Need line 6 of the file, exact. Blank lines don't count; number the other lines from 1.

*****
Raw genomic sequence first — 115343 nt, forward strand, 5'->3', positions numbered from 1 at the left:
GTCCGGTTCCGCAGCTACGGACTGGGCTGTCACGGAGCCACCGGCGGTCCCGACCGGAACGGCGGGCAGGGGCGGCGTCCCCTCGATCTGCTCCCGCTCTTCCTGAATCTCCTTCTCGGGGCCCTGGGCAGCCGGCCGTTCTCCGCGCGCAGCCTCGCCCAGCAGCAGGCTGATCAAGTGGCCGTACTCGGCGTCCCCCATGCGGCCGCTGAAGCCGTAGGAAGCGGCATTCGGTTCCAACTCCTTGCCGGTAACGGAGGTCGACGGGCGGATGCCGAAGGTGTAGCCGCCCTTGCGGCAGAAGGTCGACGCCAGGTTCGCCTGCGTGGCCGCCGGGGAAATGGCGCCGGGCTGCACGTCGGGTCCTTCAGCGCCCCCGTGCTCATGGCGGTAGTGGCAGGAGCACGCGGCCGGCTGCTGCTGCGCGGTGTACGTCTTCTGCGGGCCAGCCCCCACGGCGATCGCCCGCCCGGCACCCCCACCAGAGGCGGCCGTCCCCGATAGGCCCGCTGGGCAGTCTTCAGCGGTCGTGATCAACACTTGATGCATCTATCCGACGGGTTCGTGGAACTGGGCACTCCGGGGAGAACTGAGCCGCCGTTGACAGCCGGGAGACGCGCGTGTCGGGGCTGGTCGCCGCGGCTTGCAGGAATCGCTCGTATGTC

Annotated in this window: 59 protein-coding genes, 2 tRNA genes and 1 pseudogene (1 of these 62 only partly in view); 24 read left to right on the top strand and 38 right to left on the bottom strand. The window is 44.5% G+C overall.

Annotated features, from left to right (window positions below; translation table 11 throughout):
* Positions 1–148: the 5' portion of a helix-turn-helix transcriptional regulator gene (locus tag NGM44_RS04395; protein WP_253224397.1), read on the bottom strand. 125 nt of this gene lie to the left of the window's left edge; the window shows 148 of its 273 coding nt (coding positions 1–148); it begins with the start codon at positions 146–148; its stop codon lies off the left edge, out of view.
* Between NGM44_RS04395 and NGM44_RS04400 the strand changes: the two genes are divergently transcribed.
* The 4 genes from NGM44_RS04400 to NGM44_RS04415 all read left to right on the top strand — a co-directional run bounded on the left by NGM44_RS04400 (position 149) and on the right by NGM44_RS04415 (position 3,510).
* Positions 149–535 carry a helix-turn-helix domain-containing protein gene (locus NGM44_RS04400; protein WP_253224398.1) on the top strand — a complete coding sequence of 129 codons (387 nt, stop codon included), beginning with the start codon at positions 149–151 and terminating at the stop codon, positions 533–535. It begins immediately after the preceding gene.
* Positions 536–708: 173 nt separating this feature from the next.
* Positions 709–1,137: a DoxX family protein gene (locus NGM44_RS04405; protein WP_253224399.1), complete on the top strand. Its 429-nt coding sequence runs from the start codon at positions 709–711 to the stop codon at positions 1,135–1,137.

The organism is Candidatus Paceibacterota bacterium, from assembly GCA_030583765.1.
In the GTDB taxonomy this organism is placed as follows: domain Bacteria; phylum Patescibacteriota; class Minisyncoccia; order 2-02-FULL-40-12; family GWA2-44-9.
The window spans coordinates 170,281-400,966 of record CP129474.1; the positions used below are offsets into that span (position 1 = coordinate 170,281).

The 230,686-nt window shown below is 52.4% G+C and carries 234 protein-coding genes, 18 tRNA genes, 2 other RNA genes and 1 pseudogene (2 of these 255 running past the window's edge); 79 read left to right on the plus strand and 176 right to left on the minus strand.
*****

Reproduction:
* Between NGM44_RS04395 and NGM44_RS04400 the strand changes: the two genes are divergently transcribed.